Supreme Court denies appeal of Shaw murder conviction
GRAND FORKS—A man convicted twice of murdering another in a Grand Forks apartment in 2014 was denied a third trial by North Dakota's highest court Wednesday, Jan. 24.
The state Supreme Court said the Grand Forks District Court was right to allow evidence of other crimes and to play recorded testimony from a witness who refused to appear in the February trial of Delvin Lamont Shaw, 33.
After a jury found Shaw guilty of murder, a Class AA felony, and burglary, a Class B felony, then-Grand Forks Judge Jon Jensen sentenced him to life in prison without parole for a second time in two years.
Shaw was convicted in 2015 for the shooting death of Jose "Joe" Luis Lopez, but a new trial was ordered by the Supreme Court in 2016 after the justices found the district court erred in jury instruction when it came to presenting evidence from a burglary Shaw allegedly took part in before the shooting. Charges were never brought in that case, but investigators said the break-in happened in the same apartment building as the shooting.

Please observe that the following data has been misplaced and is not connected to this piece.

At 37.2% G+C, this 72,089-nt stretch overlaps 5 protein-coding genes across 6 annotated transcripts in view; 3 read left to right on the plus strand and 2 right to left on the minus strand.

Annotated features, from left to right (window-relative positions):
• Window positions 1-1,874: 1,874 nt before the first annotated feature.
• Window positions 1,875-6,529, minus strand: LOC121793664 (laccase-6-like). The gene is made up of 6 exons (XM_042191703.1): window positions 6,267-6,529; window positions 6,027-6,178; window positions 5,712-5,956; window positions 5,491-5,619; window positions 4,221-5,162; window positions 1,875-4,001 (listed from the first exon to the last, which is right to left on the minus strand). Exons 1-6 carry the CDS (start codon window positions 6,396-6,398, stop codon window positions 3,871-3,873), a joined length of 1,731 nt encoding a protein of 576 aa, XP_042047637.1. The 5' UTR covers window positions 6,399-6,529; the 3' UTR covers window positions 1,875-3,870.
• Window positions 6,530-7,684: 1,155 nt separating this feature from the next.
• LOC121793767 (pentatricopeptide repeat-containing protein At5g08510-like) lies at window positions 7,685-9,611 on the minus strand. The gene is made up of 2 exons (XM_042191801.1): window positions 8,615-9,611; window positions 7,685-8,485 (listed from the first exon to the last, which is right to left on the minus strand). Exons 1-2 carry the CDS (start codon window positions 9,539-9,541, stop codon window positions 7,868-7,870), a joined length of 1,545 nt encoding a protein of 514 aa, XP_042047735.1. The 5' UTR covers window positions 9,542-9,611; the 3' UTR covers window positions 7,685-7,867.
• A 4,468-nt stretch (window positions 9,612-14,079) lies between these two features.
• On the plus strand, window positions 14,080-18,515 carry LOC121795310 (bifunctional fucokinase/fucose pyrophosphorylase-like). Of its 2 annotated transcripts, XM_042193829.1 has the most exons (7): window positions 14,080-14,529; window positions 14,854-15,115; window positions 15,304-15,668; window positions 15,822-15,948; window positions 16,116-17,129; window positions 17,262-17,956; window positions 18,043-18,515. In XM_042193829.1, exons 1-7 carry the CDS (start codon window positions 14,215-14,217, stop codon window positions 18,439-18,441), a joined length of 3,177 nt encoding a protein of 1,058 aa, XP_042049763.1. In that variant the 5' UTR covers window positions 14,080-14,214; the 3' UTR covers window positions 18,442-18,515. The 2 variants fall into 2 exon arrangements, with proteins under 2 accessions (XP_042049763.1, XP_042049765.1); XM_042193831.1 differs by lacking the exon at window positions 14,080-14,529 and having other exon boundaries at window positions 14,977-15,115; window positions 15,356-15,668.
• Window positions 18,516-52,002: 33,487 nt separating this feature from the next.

Shaw represented himself in both trials, but his attorney in the Supreme Court appeal, Benjamin Pulkrabek of Mandan, N.D., argued the state should not have played Dametrian Welch's recorded testimony from the first trial. Welch, who is serving an eight-year prison sentence for his part in the burglary, refused to testify in the second trial.
Shaw also tried to argue the court abused its discretion in allowing evidence from the alleged burglary to be presented in the second trial.
The Supreme Court disagreed with both arguments.
"The (district) court found the evidence of the earlier burglary was relevant because it completed the story of Lopez's murder," Chief Justice Gerald VandeWalle wrote in the Supreme Court opinion. "The evidence explained why Shaw intended to return to the apartment building. We conclude the court did not abuse its discretion in admitting the evidence relating to Shaw's involvement in the earlier burglary."
Jensen has a seat on the Supreme Court after being appointed last year, but he was recused from the appeal since he oversaw Shaw's trials in Grand Forks.